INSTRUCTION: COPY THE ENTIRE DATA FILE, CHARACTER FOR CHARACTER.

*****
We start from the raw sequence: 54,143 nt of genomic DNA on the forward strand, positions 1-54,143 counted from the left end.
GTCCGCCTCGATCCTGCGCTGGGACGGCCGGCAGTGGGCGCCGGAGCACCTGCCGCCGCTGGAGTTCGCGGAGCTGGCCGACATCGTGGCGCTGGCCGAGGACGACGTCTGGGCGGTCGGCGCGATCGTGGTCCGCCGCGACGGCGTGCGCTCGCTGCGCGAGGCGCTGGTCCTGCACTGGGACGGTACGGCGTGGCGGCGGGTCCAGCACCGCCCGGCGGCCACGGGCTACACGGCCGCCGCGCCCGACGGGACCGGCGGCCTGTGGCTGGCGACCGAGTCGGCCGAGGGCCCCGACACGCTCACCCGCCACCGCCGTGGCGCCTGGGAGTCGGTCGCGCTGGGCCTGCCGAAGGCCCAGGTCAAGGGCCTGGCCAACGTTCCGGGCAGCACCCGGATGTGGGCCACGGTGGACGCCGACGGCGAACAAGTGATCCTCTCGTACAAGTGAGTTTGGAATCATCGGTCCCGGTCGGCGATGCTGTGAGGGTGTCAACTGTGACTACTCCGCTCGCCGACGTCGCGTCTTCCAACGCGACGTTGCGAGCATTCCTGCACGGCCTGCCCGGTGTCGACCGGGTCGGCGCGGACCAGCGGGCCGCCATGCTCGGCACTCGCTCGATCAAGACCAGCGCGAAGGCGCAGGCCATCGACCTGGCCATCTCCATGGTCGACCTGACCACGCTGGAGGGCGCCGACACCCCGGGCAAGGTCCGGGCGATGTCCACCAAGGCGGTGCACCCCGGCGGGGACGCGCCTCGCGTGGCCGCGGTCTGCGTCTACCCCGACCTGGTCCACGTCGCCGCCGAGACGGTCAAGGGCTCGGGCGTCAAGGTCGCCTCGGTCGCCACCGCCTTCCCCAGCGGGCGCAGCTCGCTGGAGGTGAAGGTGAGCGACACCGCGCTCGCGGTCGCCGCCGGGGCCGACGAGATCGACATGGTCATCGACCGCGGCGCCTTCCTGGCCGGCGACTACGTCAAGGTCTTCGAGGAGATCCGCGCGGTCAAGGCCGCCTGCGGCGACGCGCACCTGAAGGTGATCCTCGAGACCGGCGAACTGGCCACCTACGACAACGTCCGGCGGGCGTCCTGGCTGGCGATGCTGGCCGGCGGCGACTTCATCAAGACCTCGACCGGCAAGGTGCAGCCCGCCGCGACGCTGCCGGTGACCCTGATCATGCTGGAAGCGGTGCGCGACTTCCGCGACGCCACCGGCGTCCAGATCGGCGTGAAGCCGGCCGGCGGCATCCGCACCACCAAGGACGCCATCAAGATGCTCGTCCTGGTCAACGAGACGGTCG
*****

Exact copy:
We start from the raw sequence: 54,143 nt of genomic DNA on the forward strand, positions 1-54,143 counted from the left end.
GTCCGCCTCGATCCTGCGCTGGGACGGCCGGCAGTGGGCGCCGGAGCACCTGCCGCCGCTGGAGTTCGCGGAGCTGGCCGACATCGTGGCGCTGGCCGAGGACGACGTCTGGGCGGTCGGCGCGATCGTGGTCCGCCGCGACGGCGTGCGCTCGCTGCGCGAGGCGCTGGTCCTGCACTGGGACGGTACGGCGTGGCGGCGGGTCCAGCACCGCCCGGCGGCCACGGGCTACACGGCCGCCGCGCCCGACGGGACCGGCGGCCTGTGGCTGGCGACCGAGTCGGCCGAGGGCCCCGACACGCTCACCCGCCACCGCCGTGGCGCCTGGGAGTCGGTCGCGCTGGGCCTGCCGAAGGCCCAGGTCAAGGGCCTGGCCAACGTTCCGGGCAGCACCCGGATGTGGGCCACGGTGGACGCCGACGGCGAACAAGTGATCCTCTCGTACAAGTGAGTTTGGAATCATCGGTCCCGGTCGGCGATGCTGTGAGGGTGTCAACTGTGACTACTCCGCTCGCCGACGTCGCGTCTTCCAACGCGACGTTGCGAGCATTCCTGCACGGCCTGCCCGGTGTCGACCGGGTCGGCGCGGACCAGCGGGCCGCCATGCTCGGCACTCGCTCGATCAAGACCAGCGCGAAGGCGCAGGCCATCGACCTGGCCATCTCCATGGTCGACCTGACCACGCTGGAGGGCGCCGACACCCCGGGCAAGGTCCGGGCGATGTCCACCAAGGCGGTGCACCCCGGCGGGGACGCGCCTCGCGTGGCCGCGGTCTGCGTCTACCCCGACCTGGTCCACGTCGCCGCCGAGACGGTCAAGGGCTCGGGCGTCAAGGTCGCCTCGGTCGCCACCGCCTTCCCCAGCGGGCGCAGCTCGCTGGAGGTGAAGGTGAGCGACACCGCGCTCGCGGTCGCCGCCGGGGCCGACGAGATCGACATGGTCATCGACCGCGGCGCCTTCCTGGCCGGCGACTACGTCAAGGTCTTCGAGGAGATCCGCGCGGTCAAGGCCGCCTGCGGCGACGCGCACCTGAAGGTGATCCTCGAGACCGGCGAACTGGCCACCTACGACAACGTCCGGCGGGCGTCCTGGCTGGCGATGCTGGCCGGCGGCGACTTCATCAAGACCTCGACCGGCAAGGTGCAGCCCGCCGCGACGCTGCCGGTGACCCTGATCATGCTGGAAGCGGTGCGCGACTTCCGCGACGCCACCGGCGTCCAGATCGGCGTGAAGCCGGCCGGCGGCATCCGCACCACCAAGGACGCCATCAAGATGCTCGTCCTGGTCAACGAGACGGTCG